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Good Samaritan shows how they 'de-trashed' their neighborhood in less than half an hour: 'This took almost no effort'

"There's so much of it everywhere."

De-trash neighborhood

Photo Credit: u/Bootycarl / Reddit

One small action can have a big impact on the planet, as proven by one Redditor's mission to "de-trash" their local area. 

In a photo posted to the r/ZeroWaste subreddit, the user holds up a packed trash bag, which they filled by picking up litter in their neighborhood. 

As the post explains, it took 25 minutes to fill the bag within a one-minute walk from the OP's home.

"There's so much of it everywhere!" the Redditor adds in a comment. "This took almost no effort."

More than 90% of Americans think litter is a problem in their state, according to research by Keep America Beautiful. The study found on average 2,000 pieces of litter per mile in the U.S., totaling nearly 50 billion trash items along roadways and waterways.

Litter can have devastating consequences both for people's health and wildlife. As the trash breaks down, it releases toxic chemicals into the atmosphere — for example, cigarette butts emit arsenic when they decompose. 

In coastal areas, litter may also get blown into the ocean. Once in the water, plastic items break down into microplastics, forming pellet-sized nurdles that marine animals eat. The absorption of these microplastics into the water is thought to increase the ocean's acidity, which contributes to coral reef bleaching.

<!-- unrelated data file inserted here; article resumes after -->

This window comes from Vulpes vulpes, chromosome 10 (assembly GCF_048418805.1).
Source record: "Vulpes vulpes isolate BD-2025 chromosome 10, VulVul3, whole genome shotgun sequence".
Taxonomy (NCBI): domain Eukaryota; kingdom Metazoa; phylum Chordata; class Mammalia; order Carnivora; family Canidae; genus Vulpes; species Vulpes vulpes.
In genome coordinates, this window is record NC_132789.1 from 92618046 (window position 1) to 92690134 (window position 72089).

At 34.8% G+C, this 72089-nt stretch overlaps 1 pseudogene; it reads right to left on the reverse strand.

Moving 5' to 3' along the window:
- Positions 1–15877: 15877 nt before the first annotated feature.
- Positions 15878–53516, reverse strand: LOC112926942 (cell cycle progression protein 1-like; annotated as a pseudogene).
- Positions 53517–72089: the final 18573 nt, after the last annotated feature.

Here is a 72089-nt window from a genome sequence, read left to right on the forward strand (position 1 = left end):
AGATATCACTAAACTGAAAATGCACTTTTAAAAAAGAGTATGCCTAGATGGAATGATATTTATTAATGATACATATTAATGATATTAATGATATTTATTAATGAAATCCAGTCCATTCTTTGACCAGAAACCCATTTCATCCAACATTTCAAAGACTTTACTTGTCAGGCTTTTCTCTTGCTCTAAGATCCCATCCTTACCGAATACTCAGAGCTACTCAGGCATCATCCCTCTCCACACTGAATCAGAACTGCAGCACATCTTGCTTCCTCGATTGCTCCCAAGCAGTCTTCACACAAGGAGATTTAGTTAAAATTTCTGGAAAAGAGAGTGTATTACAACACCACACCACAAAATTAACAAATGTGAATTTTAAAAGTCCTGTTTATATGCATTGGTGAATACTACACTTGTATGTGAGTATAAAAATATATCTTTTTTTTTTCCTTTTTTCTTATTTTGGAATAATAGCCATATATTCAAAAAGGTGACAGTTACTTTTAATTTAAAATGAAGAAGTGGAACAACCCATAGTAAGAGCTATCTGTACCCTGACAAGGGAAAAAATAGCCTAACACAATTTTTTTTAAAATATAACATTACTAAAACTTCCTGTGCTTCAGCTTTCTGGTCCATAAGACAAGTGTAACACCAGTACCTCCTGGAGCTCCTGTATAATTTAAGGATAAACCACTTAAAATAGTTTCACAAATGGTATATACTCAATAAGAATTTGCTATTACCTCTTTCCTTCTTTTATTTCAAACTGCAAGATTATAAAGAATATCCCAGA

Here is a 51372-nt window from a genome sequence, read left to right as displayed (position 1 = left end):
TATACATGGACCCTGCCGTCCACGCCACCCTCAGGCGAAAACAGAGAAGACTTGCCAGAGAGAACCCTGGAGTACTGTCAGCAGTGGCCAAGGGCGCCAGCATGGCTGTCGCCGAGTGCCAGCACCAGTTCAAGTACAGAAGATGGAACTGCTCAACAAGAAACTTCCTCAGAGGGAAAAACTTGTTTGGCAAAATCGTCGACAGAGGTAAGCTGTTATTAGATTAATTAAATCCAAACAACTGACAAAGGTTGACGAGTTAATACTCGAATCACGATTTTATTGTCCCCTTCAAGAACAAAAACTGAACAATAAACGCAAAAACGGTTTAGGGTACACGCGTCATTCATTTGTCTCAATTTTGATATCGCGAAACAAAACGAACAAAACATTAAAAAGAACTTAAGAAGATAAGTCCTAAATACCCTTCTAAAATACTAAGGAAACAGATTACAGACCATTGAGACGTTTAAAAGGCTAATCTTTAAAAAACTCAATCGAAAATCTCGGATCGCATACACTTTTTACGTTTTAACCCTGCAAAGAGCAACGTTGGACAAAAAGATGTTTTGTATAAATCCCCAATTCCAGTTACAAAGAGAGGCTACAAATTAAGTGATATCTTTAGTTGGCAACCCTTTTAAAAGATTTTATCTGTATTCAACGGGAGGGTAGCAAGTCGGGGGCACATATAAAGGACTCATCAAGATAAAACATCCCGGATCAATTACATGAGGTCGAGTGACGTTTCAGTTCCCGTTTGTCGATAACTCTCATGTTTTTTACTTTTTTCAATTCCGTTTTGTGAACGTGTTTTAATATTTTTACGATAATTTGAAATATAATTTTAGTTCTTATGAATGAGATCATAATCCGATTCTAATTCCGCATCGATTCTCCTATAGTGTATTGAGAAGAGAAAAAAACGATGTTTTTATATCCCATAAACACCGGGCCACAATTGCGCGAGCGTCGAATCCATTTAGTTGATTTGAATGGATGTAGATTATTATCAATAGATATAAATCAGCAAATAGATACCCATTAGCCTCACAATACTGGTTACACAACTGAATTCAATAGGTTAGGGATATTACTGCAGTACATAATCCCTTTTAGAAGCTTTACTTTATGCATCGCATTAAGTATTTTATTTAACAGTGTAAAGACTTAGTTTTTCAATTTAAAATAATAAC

Picking up litter helps to remove some of that harmful trash from the environment, although some have questioned how much difference it can make against a mountain of trash. In an interview with Postive News, David Katz, the founder and CEO of The Plastic Bank, likened the practice to mopping the floor before turning off the water in an overflowing sink.

But others argue that litter picking can help to change people's attitudes towards their own litter. For example, the Keep Scotland Beautiful campaign views trash picking as an opportunity to "change your community's relationship to litter and [for] promoting behavior change."

Redditors seemed to agree that individuals could make a difference in their own communities.

"I started doing this after seeing someone in my neighborhood with a grabber. Now that Reddit has seen your post, *who knows* how many people might start?" one user comments.

"This is really what matters and something each and everyone can do," another replies

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